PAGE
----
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Kuthiraivaal

Kuthiraivaal Movie Review

by rameshe

Critic’s Rating : 2.5 / 5

Kuthiraivaal Movie Review : Kalaiyarasan shines in this philosophical magic realism vehicle

Kuthiraivaal Movie Review: Manoj Leonel Jahson and Shyam Sunder’s directorial debut Kuthiraivaal brims with colours and striking imagery. This is apparent as early as its first scene, where its protagonist Saravanan alias Freud squirms in his bed, suspecting a bad omen. As some light fills his aesthetic apartment wrapped with vintage wall colours, his discomfort finally makes sense—for he has woken up with a horse’s tail! The scene is set up incredibly, leaving us excited for what is to come. But is the film as magical as the spectacle it presents on screen?

Kuthiraivaal revolves around Saravanan (played by a brilliant Kalaiyarasan) and his quest to find out why he suddenly wakes up with a horse’s tail, and on the way, his existence in life. Saravanan’s universe is filled with colourful characters, almost magical yet just real enough—be it his whimsical neighbour Babu (Chetan), who speaks about his love for his dog and loneliness in the same breath, or the corner-side cigarette seller who sheepishly replaces loose change with candy. And if the characters are brimming with colour, giving them a run for their money are the frames, lensed beautifully by Karthik Muthukumar through dutch angles and wide shots.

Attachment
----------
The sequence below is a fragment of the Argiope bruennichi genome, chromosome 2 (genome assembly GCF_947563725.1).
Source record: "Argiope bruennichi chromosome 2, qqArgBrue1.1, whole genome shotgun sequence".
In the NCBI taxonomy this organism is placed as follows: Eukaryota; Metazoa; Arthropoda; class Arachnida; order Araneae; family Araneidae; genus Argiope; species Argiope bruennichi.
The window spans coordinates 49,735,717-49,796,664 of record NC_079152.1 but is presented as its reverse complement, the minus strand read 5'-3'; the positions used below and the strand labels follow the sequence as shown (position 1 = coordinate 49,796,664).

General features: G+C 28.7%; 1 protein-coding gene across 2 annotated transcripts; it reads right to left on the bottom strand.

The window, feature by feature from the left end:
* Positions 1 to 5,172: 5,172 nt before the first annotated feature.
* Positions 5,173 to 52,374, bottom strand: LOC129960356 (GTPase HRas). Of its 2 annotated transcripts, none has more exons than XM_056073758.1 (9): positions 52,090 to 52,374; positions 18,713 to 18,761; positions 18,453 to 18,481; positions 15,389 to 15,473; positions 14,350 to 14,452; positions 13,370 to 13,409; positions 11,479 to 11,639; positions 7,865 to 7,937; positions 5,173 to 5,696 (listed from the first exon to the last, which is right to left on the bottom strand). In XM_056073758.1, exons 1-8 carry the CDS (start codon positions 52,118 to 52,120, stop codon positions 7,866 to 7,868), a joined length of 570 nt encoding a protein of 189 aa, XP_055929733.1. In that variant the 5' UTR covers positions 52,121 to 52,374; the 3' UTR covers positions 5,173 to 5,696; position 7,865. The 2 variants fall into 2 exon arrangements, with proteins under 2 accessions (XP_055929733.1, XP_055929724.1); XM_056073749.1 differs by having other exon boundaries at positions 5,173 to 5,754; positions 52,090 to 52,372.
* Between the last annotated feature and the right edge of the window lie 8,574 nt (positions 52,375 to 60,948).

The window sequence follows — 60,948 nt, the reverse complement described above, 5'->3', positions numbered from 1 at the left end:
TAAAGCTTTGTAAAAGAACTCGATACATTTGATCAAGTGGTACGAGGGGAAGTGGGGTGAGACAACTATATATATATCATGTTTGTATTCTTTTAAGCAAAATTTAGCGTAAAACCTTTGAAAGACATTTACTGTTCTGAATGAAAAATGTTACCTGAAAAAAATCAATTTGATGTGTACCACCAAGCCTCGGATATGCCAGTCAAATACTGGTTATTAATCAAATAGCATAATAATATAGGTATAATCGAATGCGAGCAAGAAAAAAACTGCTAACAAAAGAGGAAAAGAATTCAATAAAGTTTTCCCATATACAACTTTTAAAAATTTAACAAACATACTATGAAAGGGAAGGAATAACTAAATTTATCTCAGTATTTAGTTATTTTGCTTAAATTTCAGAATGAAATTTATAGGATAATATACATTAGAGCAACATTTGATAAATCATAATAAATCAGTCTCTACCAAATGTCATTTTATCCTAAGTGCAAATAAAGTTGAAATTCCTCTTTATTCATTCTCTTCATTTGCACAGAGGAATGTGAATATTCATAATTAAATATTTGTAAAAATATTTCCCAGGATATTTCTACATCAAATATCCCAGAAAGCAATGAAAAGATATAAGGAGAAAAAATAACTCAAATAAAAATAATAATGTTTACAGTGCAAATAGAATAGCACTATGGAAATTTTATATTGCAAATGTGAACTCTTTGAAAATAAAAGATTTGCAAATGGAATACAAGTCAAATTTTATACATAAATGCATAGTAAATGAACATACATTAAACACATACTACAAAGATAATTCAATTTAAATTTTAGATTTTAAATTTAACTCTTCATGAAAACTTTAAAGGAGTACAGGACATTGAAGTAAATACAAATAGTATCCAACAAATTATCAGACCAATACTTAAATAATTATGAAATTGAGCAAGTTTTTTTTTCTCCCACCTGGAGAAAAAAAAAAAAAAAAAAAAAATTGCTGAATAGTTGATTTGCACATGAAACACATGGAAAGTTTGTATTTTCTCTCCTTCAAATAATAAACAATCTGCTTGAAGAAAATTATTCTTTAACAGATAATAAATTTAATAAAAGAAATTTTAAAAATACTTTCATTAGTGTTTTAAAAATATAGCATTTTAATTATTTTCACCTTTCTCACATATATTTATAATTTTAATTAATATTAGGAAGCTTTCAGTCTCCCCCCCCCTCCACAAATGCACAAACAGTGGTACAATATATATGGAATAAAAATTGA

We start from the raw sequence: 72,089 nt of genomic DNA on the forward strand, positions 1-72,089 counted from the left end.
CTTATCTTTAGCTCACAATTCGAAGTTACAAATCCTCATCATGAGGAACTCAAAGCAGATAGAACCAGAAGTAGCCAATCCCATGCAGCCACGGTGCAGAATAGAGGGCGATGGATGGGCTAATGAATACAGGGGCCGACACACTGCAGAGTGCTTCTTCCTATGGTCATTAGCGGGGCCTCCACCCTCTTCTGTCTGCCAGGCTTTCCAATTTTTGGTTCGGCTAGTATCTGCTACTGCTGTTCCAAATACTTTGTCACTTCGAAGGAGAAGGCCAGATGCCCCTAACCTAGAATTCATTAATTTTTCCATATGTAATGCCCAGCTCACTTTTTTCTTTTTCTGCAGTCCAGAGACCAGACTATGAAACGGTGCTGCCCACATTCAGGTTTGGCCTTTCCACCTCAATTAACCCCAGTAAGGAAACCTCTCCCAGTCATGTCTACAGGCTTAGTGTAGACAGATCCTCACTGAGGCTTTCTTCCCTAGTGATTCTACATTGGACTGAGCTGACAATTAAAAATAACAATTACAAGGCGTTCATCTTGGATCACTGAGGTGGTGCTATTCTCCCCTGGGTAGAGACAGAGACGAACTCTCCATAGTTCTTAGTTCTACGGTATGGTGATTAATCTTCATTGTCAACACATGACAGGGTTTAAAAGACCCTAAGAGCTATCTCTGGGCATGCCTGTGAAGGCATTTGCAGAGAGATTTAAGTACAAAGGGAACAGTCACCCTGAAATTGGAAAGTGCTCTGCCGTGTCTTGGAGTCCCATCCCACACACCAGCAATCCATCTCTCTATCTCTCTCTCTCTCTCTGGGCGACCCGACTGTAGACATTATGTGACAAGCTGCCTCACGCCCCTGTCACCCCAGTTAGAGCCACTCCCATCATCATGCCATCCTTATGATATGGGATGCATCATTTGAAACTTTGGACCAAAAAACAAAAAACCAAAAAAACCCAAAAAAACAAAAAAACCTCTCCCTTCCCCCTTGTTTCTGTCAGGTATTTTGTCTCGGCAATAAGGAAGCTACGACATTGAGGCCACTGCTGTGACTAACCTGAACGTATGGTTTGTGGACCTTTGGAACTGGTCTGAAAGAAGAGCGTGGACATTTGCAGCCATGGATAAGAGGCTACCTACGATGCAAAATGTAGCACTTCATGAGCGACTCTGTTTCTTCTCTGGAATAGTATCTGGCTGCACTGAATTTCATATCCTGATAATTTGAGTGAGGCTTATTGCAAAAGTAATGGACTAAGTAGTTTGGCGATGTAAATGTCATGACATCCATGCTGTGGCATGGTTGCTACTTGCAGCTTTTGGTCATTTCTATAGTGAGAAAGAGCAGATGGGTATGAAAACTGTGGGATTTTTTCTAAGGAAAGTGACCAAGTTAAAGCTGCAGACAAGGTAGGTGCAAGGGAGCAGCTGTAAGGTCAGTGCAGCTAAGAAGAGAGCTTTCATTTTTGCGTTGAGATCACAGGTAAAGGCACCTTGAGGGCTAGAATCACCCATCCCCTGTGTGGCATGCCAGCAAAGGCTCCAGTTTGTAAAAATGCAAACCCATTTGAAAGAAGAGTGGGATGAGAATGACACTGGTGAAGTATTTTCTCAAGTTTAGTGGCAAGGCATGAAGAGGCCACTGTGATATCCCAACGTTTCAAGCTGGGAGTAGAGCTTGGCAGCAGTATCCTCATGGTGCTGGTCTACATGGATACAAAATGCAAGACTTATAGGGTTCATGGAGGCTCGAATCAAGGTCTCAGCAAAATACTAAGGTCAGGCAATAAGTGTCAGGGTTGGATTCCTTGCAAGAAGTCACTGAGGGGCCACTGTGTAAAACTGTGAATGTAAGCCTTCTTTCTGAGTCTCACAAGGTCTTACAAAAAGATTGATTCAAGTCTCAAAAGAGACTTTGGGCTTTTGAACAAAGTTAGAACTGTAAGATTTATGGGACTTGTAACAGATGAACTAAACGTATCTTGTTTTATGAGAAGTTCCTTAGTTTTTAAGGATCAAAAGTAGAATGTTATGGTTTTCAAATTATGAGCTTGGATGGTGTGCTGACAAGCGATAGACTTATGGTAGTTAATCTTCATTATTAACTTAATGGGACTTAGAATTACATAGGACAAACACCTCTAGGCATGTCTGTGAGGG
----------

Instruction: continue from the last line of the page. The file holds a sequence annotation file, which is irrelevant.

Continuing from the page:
Magic realism, the film’s genre is captured beautifully through its incredible mise-en-scene. And nothing that finds its way onto the frame is pointless—whether it is the view of the local trains outside his apartment, or the artsy MGR poster by his bed, everything has its reason and place in this film. The film, which is said to be loosely based on Franz Kafka’s novella The Metamorphosis, spends most of its time by giving audiences various theories on what the tail means. In his rat race to find his truth, Freud comes across imaginary and real characters who try to help him. This includes Vaanavil or Van Gogh (Anjali Patil), who is said to represent Mother Nature.

As much as the characters provide to the film’s genre, they come off as redundant and clutter the film’s journey. For instance, Vaanavil gives sermons on climate change, while Freud’s mathematician professor goes on about how math is nothing but an illusion theory. The wordy dialogue also doesn’t help the film’s case. While the film has its moments of imagery that lets you into another world as it unfolds on the big screen, Kuthirai Vaal gets lost in its tracks on the way, just as its protagonist often is.

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